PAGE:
Direct selling companies have taken a direct hit from ecommerce in India. Distributors of Amway, Oriflame and Tupperware in India are selling products online through Flipkart, Snapdeal, eBay and Amazon, disrupting the direct-sales business model.
Even about a year after issuing notices to online marketplaces to halt the sale of their products, direct selling firms have little control over such transactions. While Amway and Tupperware continue to resist the ecommerce onslaught, some others have taken to collaborating with the online marketplaces.
Hindustan Unilever has shut its direct-to-home model, HUL Network. Instead it has relaunched its Aviance beauty products and Ayush remedies on portals such as Amazon. Eureka Forbes, which sells water purifiers and vacuum cleaners, has launched specific models to sell on Flipkart and Snapdeal.
An HUL spokesperson said the company reviewed the business in 2014 and subsequently shifted to an online ordering-and-fulfilment model early this year. In view of the options available in the current market and consumer context, we have strategically decided to leverage the strong equity of the network brands to make them available to a wider set of consumers through ecommerce portals, the spokesperson said.
As a marketplace, we allow sellers with relevant authorisation to sell products on our platform, a Snapdeal spokesperson said. Flipkart declined to comment. Top ecommerce officials said distributors cannot be stopped from selling products on online marketplaces, which have drawn customers in droves with attractive discounts.
Companies have to understand that they can be successful only by following the consumer wherever they go. Technology is shaping marketing and selling, and those turning a blind eye to it will take a hit, said a highly placed official at a leading online portal.
Marzin Shroff, CEO of Eureka Forbes, said it made sense to ride the wave rather than resist it. You cannot stop technology and with consumers going online to buy products, we have launched models specifically for such sites to avoid price wars. At the end of the day, it is a free marketplace and we have to go where the consumers are going, he said.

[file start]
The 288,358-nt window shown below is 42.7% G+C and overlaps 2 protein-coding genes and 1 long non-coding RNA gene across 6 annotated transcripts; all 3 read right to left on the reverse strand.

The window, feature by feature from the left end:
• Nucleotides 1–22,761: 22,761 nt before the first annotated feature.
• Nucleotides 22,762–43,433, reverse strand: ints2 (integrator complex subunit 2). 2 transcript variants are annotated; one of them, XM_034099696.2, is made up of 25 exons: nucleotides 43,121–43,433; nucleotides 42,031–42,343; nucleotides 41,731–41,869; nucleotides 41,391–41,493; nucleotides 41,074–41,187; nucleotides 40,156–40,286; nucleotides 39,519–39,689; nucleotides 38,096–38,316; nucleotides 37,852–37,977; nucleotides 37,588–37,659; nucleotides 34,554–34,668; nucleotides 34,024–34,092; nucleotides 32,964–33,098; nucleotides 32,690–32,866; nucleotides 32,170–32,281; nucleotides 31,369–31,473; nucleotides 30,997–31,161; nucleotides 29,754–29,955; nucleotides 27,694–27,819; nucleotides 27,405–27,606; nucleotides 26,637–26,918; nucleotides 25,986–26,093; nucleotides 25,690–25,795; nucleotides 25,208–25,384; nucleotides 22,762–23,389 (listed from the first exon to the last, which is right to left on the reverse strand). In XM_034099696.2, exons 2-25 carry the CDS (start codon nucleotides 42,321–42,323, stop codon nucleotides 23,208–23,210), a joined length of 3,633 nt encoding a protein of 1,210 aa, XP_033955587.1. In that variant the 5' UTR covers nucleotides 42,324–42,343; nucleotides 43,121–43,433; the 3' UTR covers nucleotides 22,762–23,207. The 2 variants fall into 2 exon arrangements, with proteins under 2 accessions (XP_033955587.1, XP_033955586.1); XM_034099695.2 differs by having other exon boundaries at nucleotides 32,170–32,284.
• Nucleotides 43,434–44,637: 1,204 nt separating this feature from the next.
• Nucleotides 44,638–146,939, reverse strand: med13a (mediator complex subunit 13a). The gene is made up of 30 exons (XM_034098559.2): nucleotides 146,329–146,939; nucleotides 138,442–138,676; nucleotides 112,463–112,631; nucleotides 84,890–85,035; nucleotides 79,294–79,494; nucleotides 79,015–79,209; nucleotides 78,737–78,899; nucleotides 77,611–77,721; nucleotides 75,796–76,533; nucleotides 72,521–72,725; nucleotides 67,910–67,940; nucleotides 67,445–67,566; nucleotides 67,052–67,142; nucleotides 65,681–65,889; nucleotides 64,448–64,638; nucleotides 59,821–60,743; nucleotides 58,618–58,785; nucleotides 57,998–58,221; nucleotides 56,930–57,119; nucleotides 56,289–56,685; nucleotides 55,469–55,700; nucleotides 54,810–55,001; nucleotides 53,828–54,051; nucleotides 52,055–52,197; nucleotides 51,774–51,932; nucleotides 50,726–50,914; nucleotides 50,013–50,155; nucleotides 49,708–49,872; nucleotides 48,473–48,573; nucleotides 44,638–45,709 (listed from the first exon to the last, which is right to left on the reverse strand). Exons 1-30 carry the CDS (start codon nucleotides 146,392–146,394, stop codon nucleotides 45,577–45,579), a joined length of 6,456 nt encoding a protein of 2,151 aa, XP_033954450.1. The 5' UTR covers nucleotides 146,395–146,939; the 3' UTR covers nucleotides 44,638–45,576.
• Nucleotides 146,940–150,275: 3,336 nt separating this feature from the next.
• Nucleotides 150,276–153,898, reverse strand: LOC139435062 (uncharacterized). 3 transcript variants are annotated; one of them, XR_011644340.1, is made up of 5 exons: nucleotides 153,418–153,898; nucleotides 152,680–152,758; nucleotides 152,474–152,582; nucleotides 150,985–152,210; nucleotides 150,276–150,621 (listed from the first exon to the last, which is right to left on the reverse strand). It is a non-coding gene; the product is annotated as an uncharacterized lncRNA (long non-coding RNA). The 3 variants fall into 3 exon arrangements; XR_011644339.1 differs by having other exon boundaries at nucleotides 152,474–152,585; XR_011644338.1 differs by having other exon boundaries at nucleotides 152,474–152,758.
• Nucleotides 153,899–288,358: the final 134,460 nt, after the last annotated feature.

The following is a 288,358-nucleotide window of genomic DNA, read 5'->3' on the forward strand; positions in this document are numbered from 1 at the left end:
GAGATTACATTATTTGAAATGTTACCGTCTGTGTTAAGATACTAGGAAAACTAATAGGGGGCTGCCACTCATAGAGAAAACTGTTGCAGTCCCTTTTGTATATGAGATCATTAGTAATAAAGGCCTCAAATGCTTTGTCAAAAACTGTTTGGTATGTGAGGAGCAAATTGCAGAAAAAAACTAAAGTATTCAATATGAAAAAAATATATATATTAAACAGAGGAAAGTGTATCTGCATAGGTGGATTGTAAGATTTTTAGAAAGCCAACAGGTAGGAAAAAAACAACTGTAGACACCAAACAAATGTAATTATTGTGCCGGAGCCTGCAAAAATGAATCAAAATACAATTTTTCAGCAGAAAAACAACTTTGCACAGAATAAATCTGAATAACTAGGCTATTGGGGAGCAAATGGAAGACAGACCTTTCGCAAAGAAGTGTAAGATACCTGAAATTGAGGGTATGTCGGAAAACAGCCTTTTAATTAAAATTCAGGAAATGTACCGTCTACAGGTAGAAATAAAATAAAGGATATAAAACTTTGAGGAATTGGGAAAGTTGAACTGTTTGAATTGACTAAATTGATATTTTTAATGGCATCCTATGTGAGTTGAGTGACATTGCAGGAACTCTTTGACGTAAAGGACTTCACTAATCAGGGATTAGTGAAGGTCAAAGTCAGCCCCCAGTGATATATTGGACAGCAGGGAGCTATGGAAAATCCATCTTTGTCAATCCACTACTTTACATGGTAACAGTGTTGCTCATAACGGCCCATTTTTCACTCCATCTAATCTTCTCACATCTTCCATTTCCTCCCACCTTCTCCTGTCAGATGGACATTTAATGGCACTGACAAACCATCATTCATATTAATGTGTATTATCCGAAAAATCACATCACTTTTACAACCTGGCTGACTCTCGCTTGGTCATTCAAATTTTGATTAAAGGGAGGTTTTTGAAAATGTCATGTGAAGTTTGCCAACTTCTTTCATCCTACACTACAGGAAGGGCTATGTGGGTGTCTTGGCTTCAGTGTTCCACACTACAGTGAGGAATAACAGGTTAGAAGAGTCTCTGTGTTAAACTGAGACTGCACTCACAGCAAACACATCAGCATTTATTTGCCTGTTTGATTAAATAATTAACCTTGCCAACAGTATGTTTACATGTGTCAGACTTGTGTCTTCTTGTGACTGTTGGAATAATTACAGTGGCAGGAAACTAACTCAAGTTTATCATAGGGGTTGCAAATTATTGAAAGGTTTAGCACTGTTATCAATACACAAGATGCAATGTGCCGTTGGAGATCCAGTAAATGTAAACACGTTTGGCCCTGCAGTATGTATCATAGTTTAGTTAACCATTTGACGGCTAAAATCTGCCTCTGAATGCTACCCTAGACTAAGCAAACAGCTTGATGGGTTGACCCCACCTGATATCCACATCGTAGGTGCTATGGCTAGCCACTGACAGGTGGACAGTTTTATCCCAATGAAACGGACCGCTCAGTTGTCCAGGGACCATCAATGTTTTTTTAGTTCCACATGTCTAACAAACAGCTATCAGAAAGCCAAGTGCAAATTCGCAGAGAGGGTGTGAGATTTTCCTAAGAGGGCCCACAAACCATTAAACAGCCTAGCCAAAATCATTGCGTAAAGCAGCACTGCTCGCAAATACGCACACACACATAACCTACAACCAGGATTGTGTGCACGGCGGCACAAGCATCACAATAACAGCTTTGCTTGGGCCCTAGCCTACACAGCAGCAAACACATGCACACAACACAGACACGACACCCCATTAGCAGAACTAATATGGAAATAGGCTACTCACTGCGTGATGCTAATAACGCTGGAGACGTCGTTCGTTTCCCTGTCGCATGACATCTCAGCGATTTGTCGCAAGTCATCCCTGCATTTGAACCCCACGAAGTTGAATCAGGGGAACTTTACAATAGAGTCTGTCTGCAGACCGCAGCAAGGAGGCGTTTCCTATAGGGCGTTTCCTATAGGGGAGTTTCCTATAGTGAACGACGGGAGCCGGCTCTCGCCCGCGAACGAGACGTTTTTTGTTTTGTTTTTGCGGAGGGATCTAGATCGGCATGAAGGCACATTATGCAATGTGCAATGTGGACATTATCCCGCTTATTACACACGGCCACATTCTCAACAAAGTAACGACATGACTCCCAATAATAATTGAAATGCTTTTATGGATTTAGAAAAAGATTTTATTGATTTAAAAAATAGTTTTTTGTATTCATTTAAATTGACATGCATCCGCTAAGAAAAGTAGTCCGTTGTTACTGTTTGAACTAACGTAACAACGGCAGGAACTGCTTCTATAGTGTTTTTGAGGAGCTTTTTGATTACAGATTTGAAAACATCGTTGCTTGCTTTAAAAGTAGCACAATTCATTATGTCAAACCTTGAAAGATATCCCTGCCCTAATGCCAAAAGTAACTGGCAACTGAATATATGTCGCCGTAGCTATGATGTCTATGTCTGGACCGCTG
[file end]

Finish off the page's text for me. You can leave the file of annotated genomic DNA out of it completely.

Shripad Nadkarni, founder director at MarketGate Consulting, said direct selling companies have to accept the growing clout of ecommerce portals among consumers.
When even a product such as general insurance is now being picked up online, why should these products be different when there are several other similar brands being sold online? Today, service and standards have become predictable and human interaction does not hold much value, unlike in the past, he said.
Some direct sellers are still unwilling to accept the reality of these market forces. Chandan Dang, marketing director at Tupperware, said online sellers are disrupting the efforts of its distributors and sales force.
We have written to online retailers explaining the above. Unfortunately, many continue their activities. However, in some cases where they have committed a brand or logo infringement, we have been able to get them to withdraw, said Dang. An Amway spokesperson said the company does not sell its products through ecommerce sites or retail stores. People purchasing Amway products from these channels run the risk of receiving products that could be, among other things, out of date, spoiled, altered or even an imitation, the Amway spokesperson said.
The direct selling industry has also been hurt by a lack of clarity in regulations in India. Its business operations are often mistaken for money-circulation schemes, which has resulted in cases being filed against companies and top officials arrested.